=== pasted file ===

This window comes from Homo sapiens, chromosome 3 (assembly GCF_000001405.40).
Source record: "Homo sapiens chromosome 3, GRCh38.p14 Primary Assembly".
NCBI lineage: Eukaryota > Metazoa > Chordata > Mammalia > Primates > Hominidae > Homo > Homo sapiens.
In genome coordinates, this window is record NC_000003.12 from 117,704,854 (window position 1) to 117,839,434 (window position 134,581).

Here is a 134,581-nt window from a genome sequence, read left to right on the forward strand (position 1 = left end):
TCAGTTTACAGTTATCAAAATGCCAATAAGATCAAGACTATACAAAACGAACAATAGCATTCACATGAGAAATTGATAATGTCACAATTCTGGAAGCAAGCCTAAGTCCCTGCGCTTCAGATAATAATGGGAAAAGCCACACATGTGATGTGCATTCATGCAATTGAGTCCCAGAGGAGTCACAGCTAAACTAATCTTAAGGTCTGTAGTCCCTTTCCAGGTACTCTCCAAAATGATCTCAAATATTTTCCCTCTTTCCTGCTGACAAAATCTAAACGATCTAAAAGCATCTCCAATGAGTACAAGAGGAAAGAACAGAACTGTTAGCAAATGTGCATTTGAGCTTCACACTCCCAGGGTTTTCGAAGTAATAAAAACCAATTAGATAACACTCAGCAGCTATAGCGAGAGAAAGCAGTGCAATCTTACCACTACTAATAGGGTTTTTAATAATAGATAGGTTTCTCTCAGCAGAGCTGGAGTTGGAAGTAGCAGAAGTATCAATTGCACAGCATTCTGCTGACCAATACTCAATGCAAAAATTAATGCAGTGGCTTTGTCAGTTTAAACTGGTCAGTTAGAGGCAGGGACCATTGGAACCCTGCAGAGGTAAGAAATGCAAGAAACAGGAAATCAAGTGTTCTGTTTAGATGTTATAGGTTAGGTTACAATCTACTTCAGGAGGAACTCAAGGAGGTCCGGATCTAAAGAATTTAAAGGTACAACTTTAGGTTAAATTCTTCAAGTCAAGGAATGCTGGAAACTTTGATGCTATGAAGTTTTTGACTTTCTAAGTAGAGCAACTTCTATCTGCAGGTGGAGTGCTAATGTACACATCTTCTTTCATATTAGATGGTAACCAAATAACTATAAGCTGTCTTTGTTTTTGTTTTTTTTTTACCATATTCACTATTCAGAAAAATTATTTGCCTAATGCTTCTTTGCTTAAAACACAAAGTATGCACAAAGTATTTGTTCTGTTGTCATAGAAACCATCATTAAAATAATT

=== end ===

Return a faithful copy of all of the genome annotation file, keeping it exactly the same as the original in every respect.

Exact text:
This window comes from Homo sapiens, chromosome 3 (assembly GCF_000001405.40).
Source record: "Homo sapiens chromosome 3, GRCh38.p14 Primary Assembly".
NCBI lineage: Eukaryota > Metazoa > Chordata > Mammalia > Primates > Hominidae > Homo > Homo sapiens.
In genome coordinates, this window is record NC_000003.12 from 117,704,854 (window position 1) to 117,839,434 (window position 134,581).

Here is a 134,581-nt window from a genome sequence, read left to right on the forward strand (position 1 = left end):
TCAGTTTACAGTTATCAAAATGCCAATAAGATCAAGACTATACAAAACGAACAATAGCATTCACATGAGAAATTGATAATGTCACAATTCTGGAAGCAAGCCTAAGTCCCTGCGCTTCAGATAATAATGGGAAAAGCCACACATGTGATGTGCATTCATGCAATTGAGTCCCAGAGGAGTCACAGCTAAACTAATCTTAAGGTCTGTAGTCCCTTTCCAGGTACTCTCCAAAATGATCTCAAATATTTTCCCTCTTTCCTGCTGACAAAATCTAAACGATCTAAAAGCATCTCCAATGAGTACAAGAGGAAAGAACAGAACTGTTAGCAAATGTGCATTTGAGCTTCACACTCCCAGGGTTTTCGAAGTAATAAAAACCAATTAGATAACACTCAGCAGCTATAGCGAGAGAAAGCAGTGCAATCTTACCACTACTAATAGGGTTTTTAATAATAGATAGGTTTCTCTCAGCAGAGCTGGAGTTGGAAGTAGCAGAAGTATCAATTGCACAGCATTCTGCTGACCAATACTCAATGCAAAAATTAATGCAGTGGCTTTGTCAGTTTAAACTGGTCAGTTAGAGGCAGGGACCATTGGAACCCTGCAGAGGTAAGAAATGCAAGAAACAGGAAATCAAGTGTTCTGTTTAGATGTTATAGGTTAGGTTACAATCTACTTCAGGAGGAACTCAAGGAGGTCCGGATCTAAAGAATTTAAAGGTACAACTTTAGGTTAAATTCTTCAAGTCAAGGAATGCTGGAAACTTTGATGCTATGAAGTTTTTGACTTTCTAAGTAGAGCAACTTCTATCTGCAGGTGGAGTGCTAATGTACACATCTTCTTTCATATTAGATGGTAACCAAATAACTATAAGCTGTCTTTGTTTTTGTTTTTTTTTTACCATATTCACTATTCAGAAAAATTATTTGCCTAATGCTTCTTTGCTTAAAACACAAAGTATGCACAAAGTATTTGTTCTGTTGTCATAGAAACCATCATTAAAATAATT